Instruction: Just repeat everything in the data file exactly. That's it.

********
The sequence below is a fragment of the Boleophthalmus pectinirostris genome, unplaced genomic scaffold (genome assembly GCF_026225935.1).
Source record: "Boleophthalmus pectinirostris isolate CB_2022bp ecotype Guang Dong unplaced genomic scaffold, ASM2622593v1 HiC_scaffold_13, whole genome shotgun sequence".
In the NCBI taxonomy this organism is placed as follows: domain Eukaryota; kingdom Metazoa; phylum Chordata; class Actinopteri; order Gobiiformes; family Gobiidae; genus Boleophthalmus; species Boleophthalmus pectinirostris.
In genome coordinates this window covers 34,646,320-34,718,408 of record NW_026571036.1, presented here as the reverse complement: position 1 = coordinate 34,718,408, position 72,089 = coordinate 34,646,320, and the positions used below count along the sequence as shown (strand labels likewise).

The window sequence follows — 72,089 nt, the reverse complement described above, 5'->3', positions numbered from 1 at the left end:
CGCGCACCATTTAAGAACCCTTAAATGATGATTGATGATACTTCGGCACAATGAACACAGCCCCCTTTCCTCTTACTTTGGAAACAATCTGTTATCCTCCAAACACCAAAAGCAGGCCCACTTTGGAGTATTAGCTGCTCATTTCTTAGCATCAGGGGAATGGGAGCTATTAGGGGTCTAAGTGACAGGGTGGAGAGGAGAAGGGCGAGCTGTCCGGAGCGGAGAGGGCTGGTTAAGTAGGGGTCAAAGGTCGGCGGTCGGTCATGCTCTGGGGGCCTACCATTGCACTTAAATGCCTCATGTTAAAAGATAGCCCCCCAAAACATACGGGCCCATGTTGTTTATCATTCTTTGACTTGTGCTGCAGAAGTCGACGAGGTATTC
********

The sequence below is a fragment of the Boleophthalmus pectinirostris genome, unplaced genomic scaffold (genome assembly GCF_026225935.1).
Source record: "Boleophthalmus pectinirostris isolate CB_2022bp ecotype Guang Dong unplaced genomic scaffold, ASM2622593v1 HiC_scaffold_13, whole genome shotgun sequence".
In the NCBI taxonomy this organism is placed as follows: domain Eukaryota; kingdom Metazoa; phylum Chordata; class Actinopteri; order Gobiiformes; family Gobiidae; genus Boleophthalmus; species Boleophthalmus pectinirostris.
In genome coordinates this window covers 34,646,320-34,718,408 of record NW_026571036.1, presented here as the reverse complement: position 1 = coordinate 34,718,408, position 72,089 = coordinate 34,646,320, and the positions used below count along the sequence as shown (strand labels likewise).

The window sequence follows — 72,089 nt, the reverse complement described above, 5'->3', positions numbered from 1 at the left end:
CGCGCACCATTTAAGAACCCTTAAATGATGATTGATGATACTTCGGCACAATGAACACAGCCCCCTTTCCTCTTACTTTGGAAACAATCTGTTATCCTCCAAACACCAAAAGCAGGCCCACTTTGGAGTATTAGCTGCTCATTTCTTAGCATCAGGGGAATGGGAGCTATTAGGGGTCTAAGTGACAGGGTGGAGAGGAGAAGGGCGAGCTGTCCGGAGCGGAGAGGGCTGGTTAAGTAGGGGTCAAAGGTCGGCGGTCGGTCATGCTCTGGGGGCCTACCATTGCACTTAAATGCCTCATGTTAAAAGATAGCCCCCCAAAACATACGGGCCCATGTTGTTTATCATTCTTTGACTTGTGCTGCAGAAGTCGACGAGGTATTC